OnePlus 5T: You call this a flagship?

Its predecessor, the OnePlus 5 is a phone I loved the dearest. It was the fastest Android phone I’ve ever used, pretty much on par with a Google Pixel. It does come with a few flaws, unfortunately, one of which being the screen. Somehow OnePlus decided they should install the screen upside down, causing the content to stretch and squish when moving. This “jelly” effect is very visible during the day to day use and is kind of annoying. So when I heard that they launched a new phone, the OnePlus 5T, with the screen attached the right way to eliminate the jelly effect, I was very excited.

Or was I?

I mean, shit has changed a lot since OnePlus 5. It’s been merely six months, and other smartphone manufactures didn’t just sit still. During this six months, Apple launched its 10th anniversary iPhone X, with a glorious edge-to-edge display. Google launched the Pixel 2, improving yet again on their already industry-leading camera. Xiaomi and Smartisan launched the most refined versions of their most successful products, one with a gorgeous ceramic unibody design, the other making yet another leap on human interactions. And Samsung, yes Samsung, finally made a Note that doesn’t explode.

Now, what’s OnePlus 5T good for?

Design? Just look at it. This is the most generic, most unattractive design I could ever imagine. What’s worse, it looks almost identical to its siblings: oppo R11s and vivo X20, from the shape of the phone to the cut out of the camera housing. The only discernible difference is the shape of the fingerprint reader. It does look reminiscent of the OnePlus 5, which I couldn’t say isn’t inspired by iPhone 7 Plus. The ports on the bottom look like daddy came home drunk and poked a bunch of holes on the floor with a drill. Seriously, I could let this boring design slide if OnePlus painted the power button red. It didn’t. And it sucks.

A flagship phone should at least have a design that is distinguishable from 5 feet away. You can recognize an iPhone X by its notch, a Galaxy by its curved display, and a Xiaomi MIX by its non-existent forehead. But with a OnePlus 5T, you have to flip it over and look real close to tell it apart. That is not flagship-class design.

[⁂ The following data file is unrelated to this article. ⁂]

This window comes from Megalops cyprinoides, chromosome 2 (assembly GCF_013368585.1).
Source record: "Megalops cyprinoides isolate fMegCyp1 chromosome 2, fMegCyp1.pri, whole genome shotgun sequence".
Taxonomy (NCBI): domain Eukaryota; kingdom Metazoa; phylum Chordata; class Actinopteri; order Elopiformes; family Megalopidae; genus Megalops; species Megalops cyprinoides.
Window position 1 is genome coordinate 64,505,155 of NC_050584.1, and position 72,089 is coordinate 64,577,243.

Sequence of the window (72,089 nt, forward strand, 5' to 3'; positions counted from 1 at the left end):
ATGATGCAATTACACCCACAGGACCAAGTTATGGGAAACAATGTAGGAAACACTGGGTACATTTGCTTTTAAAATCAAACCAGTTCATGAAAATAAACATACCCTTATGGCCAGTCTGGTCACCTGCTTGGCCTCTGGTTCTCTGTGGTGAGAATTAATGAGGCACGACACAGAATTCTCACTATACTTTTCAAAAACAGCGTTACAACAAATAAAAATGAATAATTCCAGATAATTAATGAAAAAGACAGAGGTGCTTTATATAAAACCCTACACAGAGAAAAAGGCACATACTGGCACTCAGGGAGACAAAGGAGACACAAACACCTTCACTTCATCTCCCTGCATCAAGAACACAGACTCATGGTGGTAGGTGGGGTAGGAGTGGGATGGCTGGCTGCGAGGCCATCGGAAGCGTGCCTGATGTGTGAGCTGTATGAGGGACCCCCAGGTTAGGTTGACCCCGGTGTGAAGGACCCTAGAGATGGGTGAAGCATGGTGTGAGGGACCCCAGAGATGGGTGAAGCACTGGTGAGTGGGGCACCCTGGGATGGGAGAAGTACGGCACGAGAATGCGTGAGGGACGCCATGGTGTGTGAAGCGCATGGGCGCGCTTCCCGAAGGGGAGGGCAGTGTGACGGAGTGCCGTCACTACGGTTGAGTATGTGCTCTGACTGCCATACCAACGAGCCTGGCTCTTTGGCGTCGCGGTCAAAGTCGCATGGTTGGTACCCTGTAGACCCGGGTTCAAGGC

Performance? On the spec sheet, the 5T looks stunning. Snapdragon 835 is currently the most powerful SoC for Android that doesn’t need a fan. Doubled with 8GB of RAM, literally twice the capacity of my home PC.

But that’s just spec. If you compare it side by side with a Pixel, you’ll know that the Pixel has a lower touch latency. And the overall system responsiveness isn’t just about specs. Clear, crispy haptic feedback lets you know that your control has taken effect. And I’m sad to report that the 5T failed in this regard. The rumble feels sluggish and lazy. That is not flagship-class performance.

Display? I hate to break it to you, but AMOLED displays have their problems. While the Super AMOLED display exhibits less burn-in problems than that on the Pixel 2 XL, it does has off angle white shift and red/green artifacts when viewing from an angle. Currently almost all AMOLED displays uses PWM (pulse width modulation) to adjust the screen brightness, essentially inserting pure black between frames. This causes high frequency flickers when the display is set to a lower brightness, and can be examined by swiping a finger rapidly above the screen. It is unclear if this is causes eye discomfort, but knowing it is there, is annoying. You can argue that Apple decided this is not an issue with the iPhone X, but then the iPhone’s screen has a higher resolution, higher brightness, better color accuracy, and a sub pixel rendering mechanism to reduce aliasing and artifacts. OnePlus’ display is not flagship-class.